And I think this is part of your success. Sales is the lifeblood of business, and if you accidentally sell more than you can handle, consider first raising prices a little bit, and then develop a "waiting list." Both of those are better for your stress level than putting them on your route if you can't handle the work. Nothing is worse than feeling like you're always behind, or working hard while knowing your profit margin is razor thin.
Great work so far.

Again the seconds part of that is so true, I bit off more than I could chew this spring and I felt like I was constantly behind for 4 months, I was killing it and making a ton but it hardly mattered since I just felt so overwhelmed! Jake, If you remember anything from this thread remember this!
 
OP
J

Jake Boes

LawnSite Member
Location
Texas
Gosh I love seeing this and hearing your story.

Don't ever lose your sense of ambition. Far too many people (including me quite often) have the "well, I don't have _________, so I can't ___________" mentality.

You've already set your self apart from others by taking the initiative that you have now. Don't ever lose that.




As far as taking on more work than you can handle... The biggie is going to be school in the fall. Not much you can do to replace the block of time that you'll be in school.

I don't mean to muddy up any custody arrangements between your parents' divorce. However, I think that you've already shown such a high-level of maturity this far. I don't think it would be irresponsible for you to ask for more time at Mom/Dad's house, so that you can get more work done. I think any Mom/Dad would be proud to see their son with such a work ethic.





Jake, when you're not working, I would suggest you read two books.

#1 - The art of money getting, by PT Barnum. Start with this one, as it's a short read. The title is tricky, as the book goes on to describe that there really is no "Art" of money-getting, and far more important is the actual discipline of money-saving.

#2 - How to win friends & influence people by Dale Carnegie. A longer book, but chapter-by-chapter, this book is easy to read & very valuable.

I would even offer to send them to you if you'd like. It's not wise for a youngster like you to share your address over the internet - but if there's a nearby church, gas station, or if you simply wanted to hold the package at your local post-office, I'd be happy to send these to you.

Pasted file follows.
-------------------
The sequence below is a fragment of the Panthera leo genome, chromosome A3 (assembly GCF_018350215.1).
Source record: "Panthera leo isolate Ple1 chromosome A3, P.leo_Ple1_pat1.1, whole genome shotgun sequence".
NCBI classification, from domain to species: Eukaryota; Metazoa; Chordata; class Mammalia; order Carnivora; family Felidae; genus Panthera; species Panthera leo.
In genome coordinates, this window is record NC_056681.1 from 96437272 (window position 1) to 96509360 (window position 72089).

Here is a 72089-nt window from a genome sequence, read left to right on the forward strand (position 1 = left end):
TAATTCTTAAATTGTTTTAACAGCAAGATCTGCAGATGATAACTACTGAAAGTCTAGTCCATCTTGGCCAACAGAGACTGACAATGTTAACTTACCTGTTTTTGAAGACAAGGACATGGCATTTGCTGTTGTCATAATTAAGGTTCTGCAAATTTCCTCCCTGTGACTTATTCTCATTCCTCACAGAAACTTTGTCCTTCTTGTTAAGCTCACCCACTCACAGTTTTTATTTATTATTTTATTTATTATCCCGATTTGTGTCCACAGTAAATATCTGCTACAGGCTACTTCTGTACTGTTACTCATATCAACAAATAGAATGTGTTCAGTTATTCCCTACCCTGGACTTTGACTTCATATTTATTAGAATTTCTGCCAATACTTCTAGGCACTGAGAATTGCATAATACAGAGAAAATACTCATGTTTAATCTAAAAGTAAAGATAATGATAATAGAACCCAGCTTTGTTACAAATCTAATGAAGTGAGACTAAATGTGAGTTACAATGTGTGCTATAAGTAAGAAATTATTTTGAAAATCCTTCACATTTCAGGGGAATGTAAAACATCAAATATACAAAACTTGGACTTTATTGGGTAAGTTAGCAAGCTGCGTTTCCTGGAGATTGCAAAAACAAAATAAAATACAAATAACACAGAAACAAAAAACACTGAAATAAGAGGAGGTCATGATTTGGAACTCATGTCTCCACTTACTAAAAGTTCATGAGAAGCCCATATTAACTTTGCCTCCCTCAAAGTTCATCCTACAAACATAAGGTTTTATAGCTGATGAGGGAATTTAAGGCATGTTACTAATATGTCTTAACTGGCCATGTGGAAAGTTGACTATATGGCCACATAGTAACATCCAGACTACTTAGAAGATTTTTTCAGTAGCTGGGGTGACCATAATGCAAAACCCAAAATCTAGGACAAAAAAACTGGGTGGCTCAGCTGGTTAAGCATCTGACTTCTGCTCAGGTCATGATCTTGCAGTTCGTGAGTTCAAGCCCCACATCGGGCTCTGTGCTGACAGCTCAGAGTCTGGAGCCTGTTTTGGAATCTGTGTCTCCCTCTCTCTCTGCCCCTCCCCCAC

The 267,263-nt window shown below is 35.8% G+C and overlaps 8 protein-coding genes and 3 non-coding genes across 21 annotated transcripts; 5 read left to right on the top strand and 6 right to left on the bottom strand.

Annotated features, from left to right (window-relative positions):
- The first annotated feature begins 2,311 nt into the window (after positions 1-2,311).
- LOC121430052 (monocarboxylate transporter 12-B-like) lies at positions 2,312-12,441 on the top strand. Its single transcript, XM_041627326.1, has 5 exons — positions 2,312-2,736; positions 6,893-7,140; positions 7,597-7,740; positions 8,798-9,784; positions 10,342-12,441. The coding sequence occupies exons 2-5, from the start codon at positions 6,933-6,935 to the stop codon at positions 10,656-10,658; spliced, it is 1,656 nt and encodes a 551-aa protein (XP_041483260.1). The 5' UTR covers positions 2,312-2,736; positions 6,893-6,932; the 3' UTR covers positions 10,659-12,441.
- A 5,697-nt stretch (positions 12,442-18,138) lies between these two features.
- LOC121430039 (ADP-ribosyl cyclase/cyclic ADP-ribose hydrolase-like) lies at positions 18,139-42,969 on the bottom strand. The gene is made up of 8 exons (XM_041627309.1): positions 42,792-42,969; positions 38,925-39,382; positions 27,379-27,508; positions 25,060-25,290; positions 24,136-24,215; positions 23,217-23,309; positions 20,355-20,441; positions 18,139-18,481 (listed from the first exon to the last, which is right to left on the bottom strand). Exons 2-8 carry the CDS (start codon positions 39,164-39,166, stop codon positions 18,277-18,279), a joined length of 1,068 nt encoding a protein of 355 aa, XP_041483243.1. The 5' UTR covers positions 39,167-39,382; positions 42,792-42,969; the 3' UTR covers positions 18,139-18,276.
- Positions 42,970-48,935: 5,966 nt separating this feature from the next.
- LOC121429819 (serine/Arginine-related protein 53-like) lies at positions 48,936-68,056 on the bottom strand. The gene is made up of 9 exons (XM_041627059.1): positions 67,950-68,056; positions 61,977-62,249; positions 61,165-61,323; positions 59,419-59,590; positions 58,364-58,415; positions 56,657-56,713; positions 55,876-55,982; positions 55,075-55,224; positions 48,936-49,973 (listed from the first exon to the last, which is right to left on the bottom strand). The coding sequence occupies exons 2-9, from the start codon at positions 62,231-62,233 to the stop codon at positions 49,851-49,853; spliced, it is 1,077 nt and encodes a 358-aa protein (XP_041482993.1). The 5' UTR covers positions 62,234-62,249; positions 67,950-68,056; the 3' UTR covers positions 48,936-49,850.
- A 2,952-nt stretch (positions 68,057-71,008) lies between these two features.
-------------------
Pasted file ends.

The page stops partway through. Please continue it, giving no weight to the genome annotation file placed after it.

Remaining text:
Thanks for the advice! I have already read How to win friends and influence people, and I will definitely look into the other :)
 
OP
J

Jake Boes

LawnSite Member
Location
Texas
I would contact the local newspaper/news and show them how a 13yr. old built their own business.

Most have lemonade stands and play/band school sports. You even type better than most adults.

IOW, you are a lawnsite prodigy.

"Yeah I want to second that. Both of you guys are great writers. Your writing voices sound older than you are. If you decide to go a different direction one day, you'll be able to make it in a number of different fields."

What would be the benefit of doing this? Just getting to be on the news?
 

Bitches_Brew

Banned
Location
earth
What would be the benefit of doing this? Just getting to be on the news?

A 5min. news segment on local TV would be priceless to someone in your situation.

What would a actual prime-time commercial cost?

IOW, It would be the type of free advertising you could never afford to buy.
 

kemco

LawnSite Fanatic
Location
Memphis TN
In high school, around age 15 or 16 I got up to 55 lawns and maxed out. Most were in my neighborhood but not all. Most were postage stamp size but not all. Rain was the killer but back then EVERYONE was a weekly lawn. I didn't even have to ask. Everyone got their lawn cut weekly. So if I did get rained out an entire week it wasn't too bad but it wasn't fun. Not sure what I would do with bi weekly lawns and school. Most were postage stamp size. I ended up having one of my best friends cut with me summer between my junior and senior year.